Magazine article Insight on the News

Big Brother Plays the Dating Game

Magazine article Insight on the News

Big Brother Plays the Dating Game

Article excerpt

So it seems that the fears of the civil libertarians regarding misuse of personal and confidential information by those in authority may be well-founded. In a story that bears looking into, border to border and level upon level, the Detroit Free Press discovered that police in Michigan have used confidential data to stalk women, threaten motorists and settle scores.

"In many cases," according to the article, "abusers turned a valuable crime-fighting tool into a personal search engine for home addresses, for driving records and for criminal files of love interests, colleagues, bosses or rivals." The database in question is the Law Enforcement Information Network (LEIN). Included is information from the FBI's National Crime Information Center, as well as various state records. Some of the information certainly is public record, but some apparently involves judgments and suspicions, such as a notation as to whether the person being checked out is considered "dangerous."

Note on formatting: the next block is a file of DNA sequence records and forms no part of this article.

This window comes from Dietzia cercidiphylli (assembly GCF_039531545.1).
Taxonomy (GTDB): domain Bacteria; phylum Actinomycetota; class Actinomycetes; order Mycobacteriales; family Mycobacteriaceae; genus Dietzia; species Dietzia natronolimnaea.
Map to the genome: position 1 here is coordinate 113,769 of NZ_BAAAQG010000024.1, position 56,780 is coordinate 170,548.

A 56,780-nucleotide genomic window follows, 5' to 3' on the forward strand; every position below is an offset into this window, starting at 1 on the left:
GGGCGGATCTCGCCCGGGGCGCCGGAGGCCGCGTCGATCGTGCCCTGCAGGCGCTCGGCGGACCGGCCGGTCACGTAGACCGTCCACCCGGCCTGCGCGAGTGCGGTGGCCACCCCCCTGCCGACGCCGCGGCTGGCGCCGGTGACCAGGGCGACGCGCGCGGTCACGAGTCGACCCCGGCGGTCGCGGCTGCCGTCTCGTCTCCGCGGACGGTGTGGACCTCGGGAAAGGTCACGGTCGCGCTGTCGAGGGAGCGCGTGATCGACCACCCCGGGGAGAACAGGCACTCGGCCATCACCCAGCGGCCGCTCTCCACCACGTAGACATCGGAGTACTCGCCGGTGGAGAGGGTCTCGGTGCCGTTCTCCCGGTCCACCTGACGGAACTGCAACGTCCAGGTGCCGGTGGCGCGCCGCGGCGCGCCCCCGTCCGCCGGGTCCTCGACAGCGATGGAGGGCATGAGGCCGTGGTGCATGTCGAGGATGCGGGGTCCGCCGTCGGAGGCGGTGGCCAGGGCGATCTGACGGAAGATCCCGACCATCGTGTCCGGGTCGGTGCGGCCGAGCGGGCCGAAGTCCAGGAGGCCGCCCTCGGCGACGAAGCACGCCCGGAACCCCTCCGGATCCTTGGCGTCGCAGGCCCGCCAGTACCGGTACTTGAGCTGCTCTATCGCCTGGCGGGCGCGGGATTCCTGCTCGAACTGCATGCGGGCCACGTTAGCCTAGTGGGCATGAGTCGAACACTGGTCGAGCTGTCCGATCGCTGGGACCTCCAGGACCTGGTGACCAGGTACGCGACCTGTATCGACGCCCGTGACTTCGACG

Reporters working on the story were told by cops that other officers had asked them to check out a target using LEIN so as not to leave a trail themselves. Some of those instances involved digging out information on "attractive people" seen on the road. …

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